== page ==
Parenting Advice: 5 Benefits of Bringing Your Children to Church

How often does your family attend church? Every week? Only on Christmas and Easter? Somewhere in between?

Raising children is no easy task, and it’s hard to get the whole family up and out the door on Sunday mornings. But research overwhelmingly shows that if you’re raising moral children and well-adjusted children, church attendance might be your biggest ally.

Let’s take a look at what scientists all over the country are saying.

1. Children who attend worship services perform better in school and stay in school longer.

According to the National Longitudinal Survey of Youththe more often children attend worship services, the higher their grade point averages tend to be.

Source: marripedia.org

And that’s not all:

  • More than a quarter of students who attend church at least weekly get mostly A’s in school.
  • Only 18 percent of occasional attendees get mostly A’s.
  • High school students who attend services weekly have the highest combined GPA in English and math.
Source: marripedia.org
Source: marripedia.org

Students even complete more advanced education if they make religion a habit.

87 percent of students who attend church weekly receive high school diplomas.  32 percent go on to finish college. And like grades, school completion rates drop as attendance becomes less frequent. Less than half of non-attendees complete college, and less than three-quarters complete high school.

Source: marripedia.org
Source: marripedia.org

If you want your children to do well in school, skip the Sunday morning homework session and head to church. There’ll be time for worksheets later.

2. Children who attend worship have fewer behavioral problems in school.

Dealing with a problem child? Taking your children to church can result in less frequent calls from the school, at least for those calls related to behavioral problems. The National Survey of Children’s Health found that the more families attend church, the less often their children’s schools need to speak to the parents about behavioral problems.

Specifically, more than 40 percent of children who never attend religious services get behavior-related calls to home. Less than 25 percent of at-least-weekly attendees get the same kinds of calls.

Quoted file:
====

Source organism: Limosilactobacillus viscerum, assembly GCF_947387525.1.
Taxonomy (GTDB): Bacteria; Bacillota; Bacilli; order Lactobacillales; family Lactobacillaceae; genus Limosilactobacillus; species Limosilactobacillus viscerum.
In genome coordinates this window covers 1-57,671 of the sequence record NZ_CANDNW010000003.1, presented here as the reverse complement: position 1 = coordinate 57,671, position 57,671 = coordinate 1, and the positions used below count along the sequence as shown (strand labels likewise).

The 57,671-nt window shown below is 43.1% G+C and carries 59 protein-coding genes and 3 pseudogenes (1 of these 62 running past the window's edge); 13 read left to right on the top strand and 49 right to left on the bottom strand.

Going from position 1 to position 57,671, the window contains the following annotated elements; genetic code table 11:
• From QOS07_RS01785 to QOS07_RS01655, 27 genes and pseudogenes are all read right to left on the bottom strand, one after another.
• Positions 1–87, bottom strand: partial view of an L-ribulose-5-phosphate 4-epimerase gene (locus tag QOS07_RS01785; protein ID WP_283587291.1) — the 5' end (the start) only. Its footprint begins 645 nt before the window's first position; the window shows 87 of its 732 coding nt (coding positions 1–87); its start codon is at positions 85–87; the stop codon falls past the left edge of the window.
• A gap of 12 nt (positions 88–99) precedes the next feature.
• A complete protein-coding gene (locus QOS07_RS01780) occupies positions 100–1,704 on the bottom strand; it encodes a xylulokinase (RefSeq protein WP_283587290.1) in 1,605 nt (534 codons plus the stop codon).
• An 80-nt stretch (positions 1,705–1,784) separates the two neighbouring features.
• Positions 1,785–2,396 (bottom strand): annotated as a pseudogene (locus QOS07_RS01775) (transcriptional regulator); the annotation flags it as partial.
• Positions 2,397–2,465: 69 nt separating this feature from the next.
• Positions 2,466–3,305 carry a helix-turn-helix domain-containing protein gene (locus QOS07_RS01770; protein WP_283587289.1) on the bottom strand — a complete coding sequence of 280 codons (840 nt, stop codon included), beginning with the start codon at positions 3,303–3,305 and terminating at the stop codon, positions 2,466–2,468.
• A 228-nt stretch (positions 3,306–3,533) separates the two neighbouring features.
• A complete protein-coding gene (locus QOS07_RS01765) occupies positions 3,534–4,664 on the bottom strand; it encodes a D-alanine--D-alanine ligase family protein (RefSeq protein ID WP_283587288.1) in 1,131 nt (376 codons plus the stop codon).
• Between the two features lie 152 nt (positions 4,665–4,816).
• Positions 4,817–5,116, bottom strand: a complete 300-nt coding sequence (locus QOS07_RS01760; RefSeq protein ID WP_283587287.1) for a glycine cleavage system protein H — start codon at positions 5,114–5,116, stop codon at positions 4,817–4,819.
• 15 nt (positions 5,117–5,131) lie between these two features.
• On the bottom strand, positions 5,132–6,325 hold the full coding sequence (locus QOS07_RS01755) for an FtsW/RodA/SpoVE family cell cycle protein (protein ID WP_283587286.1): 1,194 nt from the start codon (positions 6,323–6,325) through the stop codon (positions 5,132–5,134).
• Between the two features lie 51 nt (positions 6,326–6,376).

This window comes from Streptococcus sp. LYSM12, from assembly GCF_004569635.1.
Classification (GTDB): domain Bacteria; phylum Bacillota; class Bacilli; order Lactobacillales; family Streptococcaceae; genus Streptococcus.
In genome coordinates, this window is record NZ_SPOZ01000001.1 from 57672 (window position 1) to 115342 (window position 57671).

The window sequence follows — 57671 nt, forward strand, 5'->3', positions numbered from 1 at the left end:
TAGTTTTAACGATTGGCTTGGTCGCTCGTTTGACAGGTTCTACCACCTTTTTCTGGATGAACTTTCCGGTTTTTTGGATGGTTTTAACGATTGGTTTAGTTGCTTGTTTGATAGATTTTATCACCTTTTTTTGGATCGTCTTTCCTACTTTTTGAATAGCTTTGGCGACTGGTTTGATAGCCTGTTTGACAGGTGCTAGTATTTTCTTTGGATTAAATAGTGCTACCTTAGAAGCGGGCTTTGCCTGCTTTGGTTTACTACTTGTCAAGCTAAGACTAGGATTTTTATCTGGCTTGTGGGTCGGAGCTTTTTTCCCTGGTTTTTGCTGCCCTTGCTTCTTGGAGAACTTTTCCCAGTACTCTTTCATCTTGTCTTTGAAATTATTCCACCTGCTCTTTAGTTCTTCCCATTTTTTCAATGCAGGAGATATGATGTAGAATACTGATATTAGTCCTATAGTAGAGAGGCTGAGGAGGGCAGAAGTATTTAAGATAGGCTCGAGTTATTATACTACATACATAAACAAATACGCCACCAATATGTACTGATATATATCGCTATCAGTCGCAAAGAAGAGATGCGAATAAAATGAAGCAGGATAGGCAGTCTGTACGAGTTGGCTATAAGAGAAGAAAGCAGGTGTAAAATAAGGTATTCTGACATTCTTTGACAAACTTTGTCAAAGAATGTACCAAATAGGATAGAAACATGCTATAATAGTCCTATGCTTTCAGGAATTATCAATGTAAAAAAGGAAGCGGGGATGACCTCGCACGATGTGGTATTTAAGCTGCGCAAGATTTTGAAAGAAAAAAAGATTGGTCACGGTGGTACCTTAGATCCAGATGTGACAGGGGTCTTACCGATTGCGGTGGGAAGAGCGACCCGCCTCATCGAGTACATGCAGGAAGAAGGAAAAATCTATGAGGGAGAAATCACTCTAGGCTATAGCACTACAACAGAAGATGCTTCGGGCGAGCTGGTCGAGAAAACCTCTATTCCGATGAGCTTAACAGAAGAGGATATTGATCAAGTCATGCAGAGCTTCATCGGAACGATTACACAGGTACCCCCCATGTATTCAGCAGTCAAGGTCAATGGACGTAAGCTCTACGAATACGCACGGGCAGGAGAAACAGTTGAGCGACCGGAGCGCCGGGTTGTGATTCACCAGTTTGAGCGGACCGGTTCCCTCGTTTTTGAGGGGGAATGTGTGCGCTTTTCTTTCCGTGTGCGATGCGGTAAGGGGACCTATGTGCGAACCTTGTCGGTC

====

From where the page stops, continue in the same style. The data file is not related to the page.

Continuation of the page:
Source: marripedia.org

Scientists at Mississippi State University agreed. There, a group of sociologists interviewed 16,00 kids, primarily first-graders, and the children’s parents and teachers. They found that when both of a child’s parents attend services and talk about religion with their children, those children show better social skills, self-control, and attitudes toward learning.

The takeaway? Disciplining children is easier if you draw on your faith to guide them.

3. Religious communities strengthen the family.

It really does take a village to raise a child.

It’s easy for many kids to dismiss the lessons that their parents try to teach them. But when they hear the same message from other trusted adults – pastors and fellow church community members – children may internalize their parents’ lessons more readily.

Additionally, fellow churchgoers tend to offer parenting advice that is in line with what the family believes. This advice is generally infused with godly values like serving others and nurturing children. When you hear these kinds of messages as a parent, it encourages you to be as patient, gentle, and kind as possible.

4. Religious practice in childhood leads to positive behavior in adulthood.

When Harvard researchers looked at surveys of children followed from their early teens to early adulthood, they found that young people who attend church grow into happier, more well-adjusted adults.

Eighteen percent happier, to be exact. They were also 30 percent more likely to volunteer in their communities and 33 percent less likely to do drugs.

5. A praying child becomes a well-adjusted adult.

Part of raising godly children is helping them want to pray on their own. And if you achieve that as a parent, the mental and behavioral benefits of faith can last well into your child’s adulthood.

According to that same Harvard study, teens who prayed or meditated voluntarily were more emotionally stable and more forgiving of others once they reached their 20’s. They also reported being more satisfied with their lives and were less likely to have engaged in risky sexual behaviors.

The Takeaway

When you’re raising children, you get a lot of parenting advice and a lot of outside influences on your children. When you add regular church attendance to your family’s life, you introduce a consistent positive influence that will benefit your children for many years to come.

Isn’t that worth an early Sunday morning?